In 2009, the Kepler mission took the transit method to space. Kepler, a NASA spacecraft, launched into an orbit around the sun equipped with instruments to detect dips in the brightness of thousands of stars in its field of view. The mission has discovered thousands of confirmed and potential exoplanets since. NASA now announces the verification of new exoplanets so often—about every few months or so—that these discoveries are no longer headline-making news.
Today, the planets in our solar system seem like the weird ones. Kepler has found rocky planets 10 times the mass of Earth, gas giants the size of Jupiter with scorching temperatures, and even rogue planets floating around the galaxy without a star to call home. At least 30 exoplanets are about the size of Earth and orbit in the habitable zone of their star systems, that cosmic sweet spot where water exists as a liquid on the surface.
“I still think that today, without 51 Peg, Kepler would never have flown,” Queloz said. And if Kepler hadn’t flown, TESS probably wouldn’t have, either. Like Kepler, TESS will search for exoplanets using the transit method.
TESS’s timing couldn’t be better. Kepler is expected to run out of fuel and will cease operations sometime in the coming months. Engineers didn’t give Kepler a gas gauge, so they just have to watch for warning signs of low fuel and wait.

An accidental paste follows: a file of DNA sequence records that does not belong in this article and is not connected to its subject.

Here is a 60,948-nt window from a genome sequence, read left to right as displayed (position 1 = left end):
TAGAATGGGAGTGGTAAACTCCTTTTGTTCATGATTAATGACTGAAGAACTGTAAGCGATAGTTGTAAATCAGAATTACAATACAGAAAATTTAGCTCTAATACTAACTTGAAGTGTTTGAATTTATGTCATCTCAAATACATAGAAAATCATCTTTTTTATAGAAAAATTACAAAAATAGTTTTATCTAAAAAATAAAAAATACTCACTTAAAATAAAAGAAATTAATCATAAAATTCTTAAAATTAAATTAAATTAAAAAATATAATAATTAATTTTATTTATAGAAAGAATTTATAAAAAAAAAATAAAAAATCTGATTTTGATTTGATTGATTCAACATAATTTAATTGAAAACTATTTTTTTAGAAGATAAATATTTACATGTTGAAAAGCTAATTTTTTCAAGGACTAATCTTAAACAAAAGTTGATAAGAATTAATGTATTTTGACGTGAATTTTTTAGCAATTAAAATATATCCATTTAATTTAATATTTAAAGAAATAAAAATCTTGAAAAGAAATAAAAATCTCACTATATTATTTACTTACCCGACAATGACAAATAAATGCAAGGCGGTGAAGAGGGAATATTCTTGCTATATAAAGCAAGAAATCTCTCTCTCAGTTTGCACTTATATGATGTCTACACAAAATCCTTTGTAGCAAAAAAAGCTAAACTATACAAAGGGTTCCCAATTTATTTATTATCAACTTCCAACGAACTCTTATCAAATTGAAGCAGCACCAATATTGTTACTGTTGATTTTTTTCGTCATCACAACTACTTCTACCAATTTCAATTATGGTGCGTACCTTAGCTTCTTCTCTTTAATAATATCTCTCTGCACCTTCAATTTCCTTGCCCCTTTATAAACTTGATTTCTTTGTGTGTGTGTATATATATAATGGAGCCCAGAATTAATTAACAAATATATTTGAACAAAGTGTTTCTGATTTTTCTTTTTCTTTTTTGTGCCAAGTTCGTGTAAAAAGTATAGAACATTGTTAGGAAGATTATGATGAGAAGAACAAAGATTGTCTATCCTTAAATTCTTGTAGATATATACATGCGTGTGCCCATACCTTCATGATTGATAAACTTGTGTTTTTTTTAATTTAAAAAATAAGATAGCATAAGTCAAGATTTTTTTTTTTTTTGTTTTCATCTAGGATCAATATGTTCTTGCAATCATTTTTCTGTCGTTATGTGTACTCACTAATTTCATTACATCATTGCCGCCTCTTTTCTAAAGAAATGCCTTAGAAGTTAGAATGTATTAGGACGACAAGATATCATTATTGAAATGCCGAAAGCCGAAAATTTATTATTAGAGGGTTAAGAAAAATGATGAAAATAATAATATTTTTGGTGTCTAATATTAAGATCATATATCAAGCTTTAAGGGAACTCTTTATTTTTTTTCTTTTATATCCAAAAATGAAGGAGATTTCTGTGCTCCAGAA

TESS will launch from Cape Canaveral in Florida on a SpaceX Falcon 9 rocket. Once in space, the spacecraft will fire its engines several times to position itself for an encounter with the moon’s gravity, which will push it into its final orbit.
From its vantage point in high-Earth orbit, above where satellites normally operate, TESS will have an unobstructed view of the sky. The telescope will spend two years staring into the cosmos, turning back only to beam home data, covering more area than Kepler did. Kepler could stare only at specific patches of sky at a time, but TESS will be able to see about 90 percent of it.
TESS will focus on exoplanets around the brightest, closest stars in the galaxy, the kind of target perfect for follow-up observations by other space observatories and ground-based telescopes. Astronomers predict TESS will discover more than 1,600 new exoplanets, including about 70 Earth-sized exoplanets.
Where Kepler and TESS leave off, powerful telescopes currently under construction pick up. In the next decade, observatories like the Extremely Large Telescope in Chile will take the study of exoplanets a step further. They will examine the atmospheres of other planets, looking for the molecules that we know can, under the right conditions, create a world suitable for life.
They may even tell us something about 51 Pegasi b. Last year, astrophysicists using an instrument on the Very Large Telescope in Chile said they detected traces of water in the atmosphere of the exoplanet. The object that kicked off the parade of planets more than two decades ago may hold more surprises for us still.